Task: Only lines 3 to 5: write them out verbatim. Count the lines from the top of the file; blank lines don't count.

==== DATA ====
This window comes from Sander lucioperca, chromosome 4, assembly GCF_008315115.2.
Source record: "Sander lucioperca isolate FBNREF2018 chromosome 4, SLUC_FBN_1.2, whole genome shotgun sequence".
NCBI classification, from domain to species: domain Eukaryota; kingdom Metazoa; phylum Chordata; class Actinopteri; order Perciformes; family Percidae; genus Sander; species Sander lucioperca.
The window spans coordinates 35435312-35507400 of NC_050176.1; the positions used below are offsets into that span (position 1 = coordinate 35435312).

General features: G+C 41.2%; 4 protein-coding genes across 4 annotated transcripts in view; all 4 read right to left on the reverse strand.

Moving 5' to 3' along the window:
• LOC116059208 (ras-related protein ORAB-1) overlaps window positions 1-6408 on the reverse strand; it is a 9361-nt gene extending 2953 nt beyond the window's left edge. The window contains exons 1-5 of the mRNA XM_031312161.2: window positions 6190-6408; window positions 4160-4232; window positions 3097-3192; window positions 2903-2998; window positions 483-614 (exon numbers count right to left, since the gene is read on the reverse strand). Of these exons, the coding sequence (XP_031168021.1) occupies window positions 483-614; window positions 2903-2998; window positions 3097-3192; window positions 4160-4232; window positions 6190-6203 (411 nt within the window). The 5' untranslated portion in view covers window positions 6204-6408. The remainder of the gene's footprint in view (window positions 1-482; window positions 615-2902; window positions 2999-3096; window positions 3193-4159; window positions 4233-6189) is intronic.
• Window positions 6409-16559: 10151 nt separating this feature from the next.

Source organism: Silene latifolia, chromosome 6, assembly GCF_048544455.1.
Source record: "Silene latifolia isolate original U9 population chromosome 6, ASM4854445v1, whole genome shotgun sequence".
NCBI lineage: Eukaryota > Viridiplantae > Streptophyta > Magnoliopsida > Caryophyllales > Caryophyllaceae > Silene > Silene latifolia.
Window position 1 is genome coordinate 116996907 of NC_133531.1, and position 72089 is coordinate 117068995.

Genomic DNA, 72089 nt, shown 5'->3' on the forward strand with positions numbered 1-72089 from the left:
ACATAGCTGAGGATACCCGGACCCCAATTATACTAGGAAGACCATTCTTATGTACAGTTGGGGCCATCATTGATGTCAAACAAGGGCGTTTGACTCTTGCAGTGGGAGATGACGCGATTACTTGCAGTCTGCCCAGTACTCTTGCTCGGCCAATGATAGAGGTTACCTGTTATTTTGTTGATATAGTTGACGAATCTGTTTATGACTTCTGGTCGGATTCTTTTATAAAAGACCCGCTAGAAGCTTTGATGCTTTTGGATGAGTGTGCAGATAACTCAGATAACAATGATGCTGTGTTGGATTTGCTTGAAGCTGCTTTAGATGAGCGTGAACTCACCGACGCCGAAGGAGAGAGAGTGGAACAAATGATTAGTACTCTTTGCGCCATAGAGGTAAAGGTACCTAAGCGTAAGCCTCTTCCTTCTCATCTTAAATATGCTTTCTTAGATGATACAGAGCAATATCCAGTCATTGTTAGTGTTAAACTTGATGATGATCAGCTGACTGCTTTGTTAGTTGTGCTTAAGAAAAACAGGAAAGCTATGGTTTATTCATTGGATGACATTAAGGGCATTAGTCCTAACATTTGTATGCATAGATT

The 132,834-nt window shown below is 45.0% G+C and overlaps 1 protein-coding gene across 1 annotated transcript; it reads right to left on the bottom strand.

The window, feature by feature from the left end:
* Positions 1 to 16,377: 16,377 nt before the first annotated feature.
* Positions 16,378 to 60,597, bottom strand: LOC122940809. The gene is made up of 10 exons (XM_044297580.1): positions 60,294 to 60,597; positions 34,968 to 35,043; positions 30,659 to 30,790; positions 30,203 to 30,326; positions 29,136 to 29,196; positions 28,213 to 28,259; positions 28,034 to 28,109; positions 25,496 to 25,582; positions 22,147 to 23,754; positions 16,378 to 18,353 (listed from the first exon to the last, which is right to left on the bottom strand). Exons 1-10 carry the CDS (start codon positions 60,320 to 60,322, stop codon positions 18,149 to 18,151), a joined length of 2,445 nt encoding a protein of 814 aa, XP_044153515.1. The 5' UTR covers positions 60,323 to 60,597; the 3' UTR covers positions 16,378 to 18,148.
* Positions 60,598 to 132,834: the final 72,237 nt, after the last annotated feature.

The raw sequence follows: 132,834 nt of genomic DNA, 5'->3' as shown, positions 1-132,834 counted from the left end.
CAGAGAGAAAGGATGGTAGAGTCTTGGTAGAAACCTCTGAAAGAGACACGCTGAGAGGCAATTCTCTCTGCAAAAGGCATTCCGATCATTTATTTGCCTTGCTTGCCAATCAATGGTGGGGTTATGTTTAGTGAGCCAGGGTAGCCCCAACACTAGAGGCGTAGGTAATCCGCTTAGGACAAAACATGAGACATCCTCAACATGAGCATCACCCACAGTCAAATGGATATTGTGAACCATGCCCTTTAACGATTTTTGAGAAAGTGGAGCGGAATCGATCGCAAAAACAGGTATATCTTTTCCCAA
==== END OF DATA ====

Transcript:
NCBI classification, from domain to species: domain Eukaryota; kingdom Metazoa; phylum Chordata; class Actinopteri; order Perciformes; family Percidae; genus Sander; species Sander lucioperca.
The window spans coordinates 35435312-35507400 of NC_050176.1; the positions used below are offsets into that span (position 1 = coordinate 35435312).

General features: G+C 41.2%; 4 protein-coding genes across 4 annotated transcripts in view; all 4 read right to left on the reverse strand.